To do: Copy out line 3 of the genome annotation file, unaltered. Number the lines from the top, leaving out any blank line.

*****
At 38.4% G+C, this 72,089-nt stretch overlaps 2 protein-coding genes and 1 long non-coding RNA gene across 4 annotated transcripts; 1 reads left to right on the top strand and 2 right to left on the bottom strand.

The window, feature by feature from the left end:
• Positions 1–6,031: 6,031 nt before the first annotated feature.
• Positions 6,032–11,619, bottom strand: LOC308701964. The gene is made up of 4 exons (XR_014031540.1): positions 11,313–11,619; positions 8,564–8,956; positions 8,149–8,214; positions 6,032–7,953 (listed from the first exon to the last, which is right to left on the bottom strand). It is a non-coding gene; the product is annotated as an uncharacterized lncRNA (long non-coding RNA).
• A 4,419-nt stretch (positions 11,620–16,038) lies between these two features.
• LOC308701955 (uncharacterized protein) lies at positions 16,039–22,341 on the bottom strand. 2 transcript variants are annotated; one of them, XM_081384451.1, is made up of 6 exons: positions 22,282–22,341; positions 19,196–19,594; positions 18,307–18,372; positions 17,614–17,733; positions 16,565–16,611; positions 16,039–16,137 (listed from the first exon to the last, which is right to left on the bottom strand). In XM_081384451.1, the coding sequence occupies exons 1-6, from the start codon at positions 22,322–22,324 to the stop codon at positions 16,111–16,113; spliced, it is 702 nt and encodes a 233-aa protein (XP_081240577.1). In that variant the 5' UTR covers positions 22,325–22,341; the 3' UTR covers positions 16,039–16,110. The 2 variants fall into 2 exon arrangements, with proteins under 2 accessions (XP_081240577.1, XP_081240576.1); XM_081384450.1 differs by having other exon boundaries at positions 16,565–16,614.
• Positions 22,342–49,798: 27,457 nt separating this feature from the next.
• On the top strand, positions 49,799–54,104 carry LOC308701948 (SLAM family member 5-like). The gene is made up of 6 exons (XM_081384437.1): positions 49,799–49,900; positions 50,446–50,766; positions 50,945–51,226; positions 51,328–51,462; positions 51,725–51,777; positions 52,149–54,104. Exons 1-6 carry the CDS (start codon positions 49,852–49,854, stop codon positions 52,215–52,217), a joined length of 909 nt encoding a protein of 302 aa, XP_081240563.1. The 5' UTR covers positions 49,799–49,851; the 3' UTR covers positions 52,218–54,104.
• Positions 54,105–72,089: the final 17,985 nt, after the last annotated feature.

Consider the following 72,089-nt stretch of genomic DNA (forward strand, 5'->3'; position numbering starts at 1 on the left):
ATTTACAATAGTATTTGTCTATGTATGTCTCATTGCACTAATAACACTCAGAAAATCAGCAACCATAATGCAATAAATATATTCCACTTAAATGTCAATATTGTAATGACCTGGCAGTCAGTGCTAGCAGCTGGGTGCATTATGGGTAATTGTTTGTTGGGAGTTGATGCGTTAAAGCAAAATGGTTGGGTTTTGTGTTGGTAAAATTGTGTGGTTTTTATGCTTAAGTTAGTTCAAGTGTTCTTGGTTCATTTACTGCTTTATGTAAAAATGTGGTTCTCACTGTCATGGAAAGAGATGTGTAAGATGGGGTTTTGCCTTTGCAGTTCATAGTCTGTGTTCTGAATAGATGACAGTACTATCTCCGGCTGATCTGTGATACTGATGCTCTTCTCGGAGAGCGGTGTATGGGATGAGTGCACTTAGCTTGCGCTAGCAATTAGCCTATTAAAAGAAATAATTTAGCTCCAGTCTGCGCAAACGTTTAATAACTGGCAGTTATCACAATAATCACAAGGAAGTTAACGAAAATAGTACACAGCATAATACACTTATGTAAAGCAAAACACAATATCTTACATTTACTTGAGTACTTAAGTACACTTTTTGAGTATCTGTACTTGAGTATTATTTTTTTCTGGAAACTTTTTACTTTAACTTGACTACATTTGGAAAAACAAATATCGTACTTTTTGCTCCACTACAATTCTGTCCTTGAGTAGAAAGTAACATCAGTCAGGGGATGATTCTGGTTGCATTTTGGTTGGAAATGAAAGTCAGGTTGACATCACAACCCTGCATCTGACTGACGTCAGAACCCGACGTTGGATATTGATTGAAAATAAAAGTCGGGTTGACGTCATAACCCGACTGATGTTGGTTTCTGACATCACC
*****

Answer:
• Positions 1–6,031: 6,031 nt before the first annotated feature.